At the NFL combine at the Lucas Oil Stadium in Indianapolis, players are being asked questions targeted at discovering their sexuality, reports NFL prospect Nick Kasa.

Kasa, a senior at the University of Colorado, revealed in a radio interview on Tuesday that scouts asked him questions that led him to believe that they were trying to determine whether or not he was gay. During the scouting combine, Kasa, along with a few hundred other prospects, is subjected to interviews, in addition to participating in physical and mental testing.

“[Teams] ask you like, ‘Do you have a girlfriend?’ Are you married?’ ‘Do you like girls?’ Kasa told ESPN Radio Denver’s CJ and Kreckman. “Those kinds of things, and you know it was just kind of weird. But they would ask you with a straight face, and it’s a pretty weird experience altogether.”

Professional male sports is often referred to as the last closet. Although players like Baltimore Ravens Brendan Ayanbadejo have become allies of the LGBT community and NFL players have come out of the closet post career, there’s yet to be an out pro footballer — and these interview questions make it less likely for the day to come in the near future.

Moreover, there are players like the 49ers’ Chris Culliver, who spouted his disapproval of gay players in his locker room prior to the Super Bowl. Although Culliver apologized and rescinded his statements, it’s not hard to fathom that he had believed what he said – “No, we don't got no gay people on the team, they gotta get up out of here if they do."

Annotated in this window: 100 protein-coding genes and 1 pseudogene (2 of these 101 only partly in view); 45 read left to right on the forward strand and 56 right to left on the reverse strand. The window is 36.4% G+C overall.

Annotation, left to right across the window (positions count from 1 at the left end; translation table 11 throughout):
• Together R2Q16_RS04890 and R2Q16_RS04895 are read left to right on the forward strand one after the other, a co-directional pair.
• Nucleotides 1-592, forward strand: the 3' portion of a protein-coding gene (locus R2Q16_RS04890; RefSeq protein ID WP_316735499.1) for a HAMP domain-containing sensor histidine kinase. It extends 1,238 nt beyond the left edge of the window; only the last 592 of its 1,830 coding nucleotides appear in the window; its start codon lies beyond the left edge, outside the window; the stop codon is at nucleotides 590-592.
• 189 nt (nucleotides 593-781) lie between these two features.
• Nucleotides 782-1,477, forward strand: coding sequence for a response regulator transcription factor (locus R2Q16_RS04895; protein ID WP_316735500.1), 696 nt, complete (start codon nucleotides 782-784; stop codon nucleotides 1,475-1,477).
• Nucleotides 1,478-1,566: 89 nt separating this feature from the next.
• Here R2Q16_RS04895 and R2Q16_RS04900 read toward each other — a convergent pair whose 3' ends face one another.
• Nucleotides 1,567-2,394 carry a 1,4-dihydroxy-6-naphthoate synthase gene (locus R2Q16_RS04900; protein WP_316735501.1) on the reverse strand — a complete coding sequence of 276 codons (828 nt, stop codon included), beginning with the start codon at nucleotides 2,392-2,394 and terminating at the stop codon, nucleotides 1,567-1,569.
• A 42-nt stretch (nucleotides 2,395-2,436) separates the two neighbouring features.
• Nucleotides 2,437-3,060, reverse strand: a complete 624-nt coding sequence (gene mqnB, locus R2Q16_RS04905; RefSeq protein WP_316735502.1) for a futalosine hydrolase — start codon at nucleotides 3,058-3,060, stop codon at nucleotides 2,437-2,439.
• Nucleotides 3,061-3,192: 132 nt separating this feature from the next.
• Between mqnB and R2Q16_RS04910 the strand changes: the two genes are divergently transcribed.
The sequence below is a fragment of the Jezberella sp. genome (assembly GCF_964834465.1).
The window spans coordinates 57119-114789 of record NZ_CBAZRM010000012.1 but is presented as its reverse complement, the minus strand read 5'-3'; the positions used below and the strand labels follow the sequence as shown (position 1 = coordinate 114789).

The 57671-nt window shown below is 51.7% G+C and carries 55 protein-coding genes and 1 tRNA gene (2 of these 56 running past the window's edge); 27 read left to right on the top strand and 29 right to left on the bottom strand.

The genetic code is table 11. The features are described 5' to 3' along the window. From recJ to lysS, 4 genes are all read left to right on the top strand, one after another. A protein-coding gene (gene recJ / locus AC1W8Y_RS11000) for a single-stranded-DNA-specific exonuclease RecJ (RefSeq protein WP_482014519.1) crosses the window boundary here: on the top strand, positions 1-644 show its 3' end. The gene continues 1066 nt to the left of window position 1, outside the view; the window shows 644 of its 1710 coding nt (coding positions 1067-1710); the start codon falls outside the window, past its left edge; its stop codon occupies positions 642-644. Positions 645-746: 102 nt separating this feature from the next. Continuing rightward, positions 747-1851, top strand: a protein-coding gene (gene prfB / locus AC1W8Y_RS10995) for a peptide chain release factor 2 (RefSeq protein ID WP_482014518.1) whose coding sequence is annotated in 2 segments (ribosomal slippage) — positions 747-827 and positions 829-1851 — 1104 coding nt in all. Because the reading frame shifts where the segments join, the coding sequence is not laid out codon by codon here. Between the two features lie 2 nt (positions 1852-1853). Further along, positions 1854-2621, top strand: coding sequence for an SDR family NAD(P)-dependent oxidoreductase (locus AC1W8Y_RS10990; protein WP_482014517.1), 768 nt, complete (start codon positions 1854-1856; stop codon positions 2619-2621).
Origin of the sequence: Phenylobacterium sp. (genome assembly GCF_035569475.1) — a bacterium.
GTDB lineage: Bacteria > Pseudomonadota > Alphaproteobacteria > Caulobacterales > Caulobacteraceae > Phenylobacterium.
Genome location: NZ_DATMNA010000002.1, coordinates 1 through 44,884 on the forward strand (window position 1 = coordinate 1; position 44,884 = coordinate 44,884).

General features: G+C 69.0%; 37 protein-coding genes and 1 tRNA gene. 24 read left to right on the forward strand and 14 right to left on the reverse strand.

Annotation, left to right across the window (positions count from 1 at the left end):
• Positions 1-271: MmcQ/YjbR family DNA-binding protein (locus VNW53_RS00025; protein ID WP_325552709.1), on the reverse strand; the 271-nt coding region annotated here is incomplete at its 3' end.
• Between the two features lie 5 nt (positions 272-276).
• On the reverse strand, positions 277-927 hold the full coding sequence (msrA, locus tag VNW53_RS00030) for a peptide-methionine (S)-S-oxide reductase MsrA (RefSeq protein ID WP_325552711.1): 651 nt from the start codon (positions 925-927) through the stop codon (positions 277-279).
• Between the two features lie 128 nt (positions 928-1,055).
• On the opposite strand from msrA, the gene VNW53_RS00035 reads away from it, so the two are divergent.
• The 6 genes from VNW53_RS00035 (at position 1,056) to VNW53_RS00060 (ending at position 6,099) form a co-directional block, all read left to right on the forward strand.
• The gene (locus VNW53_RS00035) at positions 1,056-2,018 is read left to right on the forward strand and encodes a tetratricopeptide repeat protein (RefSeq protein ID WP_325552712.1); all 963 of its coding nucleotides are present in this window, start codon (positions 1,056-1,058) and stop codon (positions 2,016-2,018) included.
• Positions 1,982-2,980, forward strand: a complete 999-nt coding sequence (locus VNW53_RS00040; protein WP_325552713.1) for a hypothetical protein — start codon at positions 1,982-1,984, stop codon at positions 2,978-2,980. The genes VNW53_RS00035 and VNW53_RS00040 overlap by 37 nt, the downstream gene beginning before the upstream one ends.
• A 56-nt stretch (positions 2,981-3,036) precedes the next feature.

Manti Te'o, alleged victim to a hoax perpetuated by a closeted male fan, faces suspicion that he may too be living in the closet. "Here's the elephant in the room for the teams and it shouldn't matter, but we have to step aside from the rest of reality and walk into the unique industry that is the NFL," NBC Sports's Dan Florio told radio host Dan Patrick. "Teams want to know whether Manti Te'o is gay. They just want to know. They want to know because in an NFL locker room, it's a different world. It shouldn't be that way."

The questions Kasa claims to have been asked are questions that are illegal in job interviews across the country. Isn’t the combine an interview for a job in the NFL? It’s cause to wonder if any of the interviewed players – if Te’o – said he ‘didn’t like girls,’ what the consequence would be. How good would a player have to be for his answer to that question not to matter?

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